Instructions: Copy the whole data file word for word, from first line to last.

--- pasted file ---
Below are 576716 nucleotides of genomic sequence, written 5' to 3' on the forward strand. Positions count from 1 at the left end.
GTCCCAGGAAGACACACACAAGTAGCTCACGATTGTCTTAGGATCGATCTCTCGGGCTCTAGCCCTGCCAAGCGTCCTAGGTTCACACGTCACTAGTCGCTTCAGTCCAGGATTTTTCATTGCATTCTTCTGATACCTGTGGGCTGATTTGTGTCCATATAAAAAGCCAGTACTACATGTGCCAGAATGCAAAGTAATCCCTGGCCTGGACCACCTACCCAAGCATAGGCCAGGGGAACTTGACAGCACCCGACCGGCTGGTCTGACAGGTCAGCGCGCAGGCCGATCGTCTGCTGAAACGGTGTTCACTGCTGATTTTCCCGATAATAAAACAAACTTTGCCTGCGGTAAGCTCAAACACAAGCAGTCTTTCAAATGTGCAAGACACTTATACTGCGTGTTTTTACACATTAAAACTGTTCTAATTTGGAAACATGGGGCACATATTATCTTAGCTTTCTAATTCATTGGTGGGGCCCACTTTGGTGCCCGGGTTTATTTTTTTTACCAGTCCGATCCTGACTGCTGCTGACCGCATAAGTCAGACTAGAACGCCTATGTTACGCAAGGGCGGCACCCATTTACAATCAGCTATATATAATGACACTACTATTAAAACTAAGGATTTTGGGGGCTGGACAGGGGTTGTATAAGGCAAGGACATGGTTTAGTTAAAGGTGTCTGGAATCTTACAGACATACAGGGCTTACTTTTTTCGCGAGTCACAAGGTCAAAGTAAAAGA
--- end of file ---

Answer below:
Below are 576716 nucleotides of genomic sequence, written 5' to 3' on the forward strand. Positions count from 1 at the left end.
GTCCCAGGAAGACACACACAAGTAGCTCACGATTGTCTTAGGATCGATCTCTCGGGCTCTAGCCCTGCCAAGCGTCCTAGGTTCACACGTCACTAGTCGCTTCAGTCCAGGATTTTTCATTGCATTCTTCTGATACCTGTGGGCTGATTTGTGTCCATATAAAAAGCCAGTACTACATGTGCCAGAATGCAAAGTAATCCCTGGCCTGGACCACCTACCCAAGCATAGGCCAGGGGAACTTGACAGCACCCGACCGGCTGGTCTGACAGGTCAGCGCGCAGGCCGATCGTCTGCTGAAACGGTGTTCACTGCTGATTTTCCCGATAATAAAACAAACTTTGCCTGCGGTAAGCTCAAACACAAGCAGTCTTTCAAATGTGCAAGACACTTATACTGCGTGTTTTTACACATTAAAACTGTTCTAATTTGGAAACATGGGGCACATATTATCTTAGCTTTCTAATTCATTGGTGGGGCCCACTTTGGTGCCCGGGTTTATTTTTTTTACCAGTCCGATCCTGACTGCTGCTGACCGCATAAGTCAGACTAGAACGCCTATGTTACGCAAGGGCGGCACCCATTTACAATCAGCTATATATAATGACACTACTATTAAAACTAAGGATTTTGGGGGCTGGACAGGGGTTGTATAAGGCAAGGACATGGTTTAGTTAAAGGTGTCTGGAATCTTACAGACATACAGGGCTTACTTTTTTCGCGAGTCACAAGGTCAAAGTAAAAGA